I remember the first time I read Robert Cialdini‘s extraordinary book Influence. Although the intended audience may have been psychologists and marketers, as I read it I realized the myriad ramifications for his research. Anyone could apply those lessons to their workplace, to their prospects, and now to social media and see a discernible benefit.
I also remember my frustration reading Eli Goldratt’s The Goal. I am so accustomed to reading straightforward non-fiction, that sorting through a fictional story to try and understand Goldratt’s Theory of Constraints tested me. It wasn’t until I assigned my 15 young supervisors to read The Goal that I understood how accessible the story made the concept. To see those young people searching for bottlenecks and taking the initiative to collaborate and optimize our manufacturing process was extraordinary and due in large part to the format of the book.
These were the experiences that came to mind when I was reading Ellen Bremen’s extraordinary new book, Say THIS Not THAT to Your Professor. The book is a collection of vignettes developed from Professor Bremen’s academic career intended to instruct college students on how to communicate better with their college instructors. Truth told though, the lessons that Bremen imparts are universal lessons on how to empathize and collaborate with other people effectively. I have seen (and have demonstrated) self-destruction caused by youthful hubris – and this is a book that I would have loved to have had twenty years ago.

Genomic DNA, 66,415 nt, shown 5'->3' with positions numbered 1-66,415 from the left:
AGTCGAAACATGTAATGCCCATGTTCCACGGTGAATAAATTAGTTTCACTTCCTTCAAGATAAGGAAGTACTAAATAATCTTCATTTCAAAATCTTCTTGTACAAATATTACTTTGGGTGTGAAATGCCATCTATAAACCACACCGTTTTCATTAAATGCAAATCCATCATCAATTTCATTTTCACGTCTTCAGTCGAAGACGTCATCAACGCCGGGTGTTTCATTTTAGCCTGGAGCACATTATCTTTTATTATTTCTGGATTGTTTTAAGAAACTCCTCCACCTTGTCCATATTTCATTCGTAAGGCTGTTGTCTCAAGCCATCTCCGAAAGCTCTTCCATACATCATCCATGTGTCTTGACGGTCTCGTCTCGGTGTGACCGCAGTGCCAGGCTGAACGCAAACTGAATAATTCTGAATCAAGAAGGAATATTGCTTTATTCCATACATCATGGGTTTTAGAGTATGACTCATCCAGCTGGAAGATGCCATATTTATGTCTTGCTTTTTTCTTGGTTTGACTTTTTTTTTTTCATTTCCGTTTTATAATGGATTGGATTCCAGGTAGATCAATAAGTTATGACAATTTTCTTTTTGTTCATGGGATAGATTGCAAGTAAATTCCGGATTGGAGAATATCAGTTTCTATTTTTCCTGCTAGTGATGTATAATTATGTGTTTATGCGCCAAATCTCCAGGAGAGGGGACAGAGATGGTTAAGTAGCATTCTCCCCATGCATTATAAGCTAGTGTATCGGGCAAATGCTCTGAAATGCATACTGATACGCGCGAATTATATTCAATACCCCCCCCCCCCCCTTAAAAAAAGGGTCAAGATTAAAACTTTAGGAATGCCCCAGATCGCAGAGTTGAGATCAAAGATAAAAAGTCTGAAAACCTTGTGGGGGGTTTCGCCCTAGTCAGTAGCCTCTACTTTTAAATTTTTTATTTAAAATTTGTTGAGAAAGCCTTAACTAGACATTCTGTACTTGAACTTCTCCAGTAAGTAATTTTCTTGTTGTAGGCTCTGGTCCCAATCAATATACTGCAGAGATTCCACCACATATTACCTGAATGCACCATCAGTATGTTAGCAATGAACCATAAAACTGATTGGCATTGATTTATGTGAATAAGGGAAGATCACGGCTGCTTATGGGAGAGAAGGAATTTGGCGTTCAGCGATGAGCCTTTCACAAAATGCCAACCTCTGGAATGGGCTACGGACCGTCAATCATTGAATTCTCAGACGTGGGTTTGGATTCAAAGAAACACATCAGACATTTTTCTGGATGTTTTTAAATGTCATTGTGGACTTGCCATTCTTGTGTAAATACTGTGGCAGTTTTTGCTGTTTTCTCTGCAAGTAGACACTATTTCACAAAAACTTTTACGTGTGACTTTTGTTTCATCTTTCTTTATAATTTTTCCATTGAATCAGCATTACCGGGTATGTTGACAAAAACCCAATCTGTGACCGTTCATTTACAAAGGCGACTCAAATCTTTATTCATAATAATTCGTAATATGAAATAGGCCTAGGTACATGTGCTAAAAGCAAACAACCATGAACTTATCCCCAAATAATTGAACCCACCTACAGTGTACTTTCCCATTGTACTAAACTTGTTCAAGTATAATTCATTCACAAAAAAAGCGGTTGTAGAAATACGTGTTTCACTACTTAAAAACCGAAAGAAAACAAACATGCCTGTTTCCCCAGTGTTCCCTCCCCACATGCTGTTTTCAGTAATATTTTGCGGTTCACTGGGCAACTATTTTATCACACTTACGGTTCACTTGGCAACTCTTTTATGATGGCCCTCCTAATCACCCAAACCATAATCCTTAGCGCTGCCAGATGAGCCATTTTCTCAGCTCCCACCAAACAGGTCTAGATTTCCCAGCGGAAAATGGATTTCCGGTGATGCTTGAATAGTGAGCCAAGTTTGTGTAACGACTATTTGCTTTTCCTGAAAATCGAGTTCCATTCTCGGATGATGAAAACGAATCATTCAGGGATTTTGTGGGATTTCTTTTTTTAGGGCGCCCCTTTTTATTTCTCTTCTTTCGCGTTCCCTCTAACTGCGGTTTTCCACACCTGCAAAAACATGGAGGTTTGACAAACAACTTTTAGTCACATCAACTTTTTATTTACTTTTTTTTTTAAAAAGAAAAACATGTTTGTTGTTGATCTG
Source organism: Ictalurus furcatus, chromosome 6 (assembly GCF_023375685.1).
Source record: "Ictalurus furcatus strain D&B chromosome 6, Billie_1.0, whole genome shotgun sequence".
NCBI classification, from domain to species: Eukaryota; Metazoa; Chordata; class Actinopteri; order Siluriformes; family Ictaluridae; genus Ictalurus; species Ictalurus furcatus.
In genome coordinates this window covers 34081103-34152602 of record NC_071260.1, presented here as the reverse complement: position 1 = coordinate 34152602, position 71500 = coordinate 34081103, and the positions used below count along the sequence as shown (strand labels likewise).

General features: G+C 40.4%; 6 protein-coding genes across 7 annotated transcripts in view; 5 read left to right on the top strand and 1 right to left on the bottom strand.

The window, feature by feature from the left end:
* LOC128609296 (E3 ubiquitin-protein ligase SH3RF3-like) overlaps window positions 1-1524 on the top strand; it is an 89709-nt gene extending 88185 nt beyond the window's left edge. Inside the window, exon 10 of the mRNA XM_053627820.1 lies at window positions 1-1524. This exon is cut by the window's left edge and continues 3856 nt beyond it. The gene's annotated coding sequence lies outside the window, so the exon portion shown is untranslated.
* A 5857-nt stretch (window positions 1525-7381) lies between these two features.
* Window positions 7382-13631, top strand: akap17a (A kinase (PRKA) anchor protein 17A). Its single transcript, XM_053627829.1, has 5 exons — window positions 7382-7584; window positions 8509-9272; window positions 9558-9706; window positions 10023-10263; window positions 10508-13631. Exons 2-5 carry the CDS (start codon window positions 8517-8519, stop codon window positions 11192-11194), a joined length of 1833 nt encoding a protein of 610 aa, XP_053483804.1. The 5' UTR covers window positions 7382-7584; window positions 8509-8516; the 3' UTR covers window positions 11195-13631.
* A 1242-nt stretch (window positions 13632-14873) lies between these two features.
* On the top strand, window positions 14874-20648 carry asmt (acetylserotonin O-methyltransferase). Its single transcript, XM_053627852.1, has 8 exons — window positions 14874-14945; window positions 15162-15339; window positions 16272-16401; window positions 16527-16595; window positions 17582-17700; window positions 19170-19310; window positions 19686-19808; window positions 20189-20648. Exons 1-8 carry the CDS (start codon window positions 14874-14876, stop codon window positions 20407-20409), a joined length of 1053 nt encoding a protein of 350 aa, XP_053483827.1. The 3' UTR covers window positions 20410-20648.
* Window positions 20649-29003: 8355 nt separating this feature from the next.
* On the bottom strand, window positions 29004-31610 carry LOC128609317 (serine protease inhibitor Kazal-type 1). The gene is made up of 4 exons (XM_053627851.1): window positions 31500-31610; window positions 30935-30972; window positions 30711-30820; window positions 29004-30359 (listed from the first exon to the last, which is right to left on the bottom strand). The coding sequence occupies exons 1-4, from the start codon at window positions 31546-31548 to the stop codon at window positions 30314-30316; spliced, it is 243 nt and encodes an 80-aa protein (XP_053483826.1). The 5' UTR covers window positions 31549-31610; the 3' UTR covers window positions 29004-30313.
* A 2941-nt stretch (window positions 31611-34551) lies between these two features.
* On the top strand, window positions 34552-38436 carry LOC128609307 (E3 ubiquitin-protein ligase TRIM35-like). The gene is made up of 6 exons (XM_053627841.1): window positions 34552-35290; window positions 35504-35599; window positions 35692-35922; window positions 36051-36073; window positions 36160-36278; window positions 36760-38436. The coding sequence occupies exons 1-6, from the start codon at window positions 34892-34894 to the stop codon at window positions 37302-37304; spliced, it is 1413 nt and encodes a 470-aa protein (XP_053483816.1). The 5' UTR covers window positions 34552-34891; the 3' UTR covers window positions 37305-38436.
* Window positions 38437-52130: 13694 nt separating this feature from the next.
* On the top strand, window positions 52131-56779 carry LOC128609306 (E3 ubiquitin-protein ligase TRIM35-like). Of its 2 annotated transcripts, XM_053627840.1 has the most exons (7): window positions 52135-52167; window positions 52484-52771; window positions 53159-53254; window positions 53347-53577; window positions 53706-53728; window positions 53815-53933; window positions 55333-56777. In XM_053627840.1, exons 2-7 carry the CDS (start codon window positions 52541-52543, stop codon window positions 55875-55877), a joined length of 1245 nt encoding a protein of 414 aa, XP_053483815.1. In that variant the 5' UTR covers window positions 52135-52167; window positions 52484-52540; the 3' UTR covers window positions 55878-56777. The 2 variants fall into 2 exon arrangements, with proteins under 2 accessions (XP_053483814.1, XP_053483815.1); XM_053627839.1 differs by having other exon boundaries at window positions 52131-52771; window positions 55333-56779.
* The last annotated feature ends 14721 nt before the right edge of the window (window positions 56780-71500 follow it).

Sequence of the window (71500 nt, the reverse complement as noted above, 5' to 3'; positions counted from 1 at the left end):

When I transitioned from a rather non-competitive high school to a rigorous college I had a lot of trouble. I remember my first call home to my dad thinking that he would be upset at me for my struggle, and he was disconcertingly reassuring. In retrospect I don’t think he knew how to help me.
It wasn’t until many years later that I read about how we learn (I finished first in class in both my Officer Advanced Course and my Terminal Management Course) and embraced networking and collaboration (I blew an opportunity to help a branch of my company save about $8 million per year because I didn’t put the work in to build consensus and buy-in). As I read Say THIS Not That it occurred to me that I could have realized many more opportunities and accomplished many things earlier in my career if someone had taken the time to point out how counterproductive some of my behaviors were. And as I play amateur anthropologist in social media, it seems there may be a sense of entitlement now that exceeds even my own (and I was pretty full of myself).
My worst fear as a parent is that I won’t do everything I can to help my kids succeed in life. So while I probably won’t be sending my three year old to sleep with cautions not to use her laptop in class, my kids will understand Professor Bremen’s advice of what to say and do to be successful with people.
And if you know a student in high school or college that you like enough to give them a leg up in life, Say THIS Not That to Your Professor would be a pretty righteous gift. PLUS that gift keeps giving in that Professor Bremen is active in social media and on her website EllenBremen.com.
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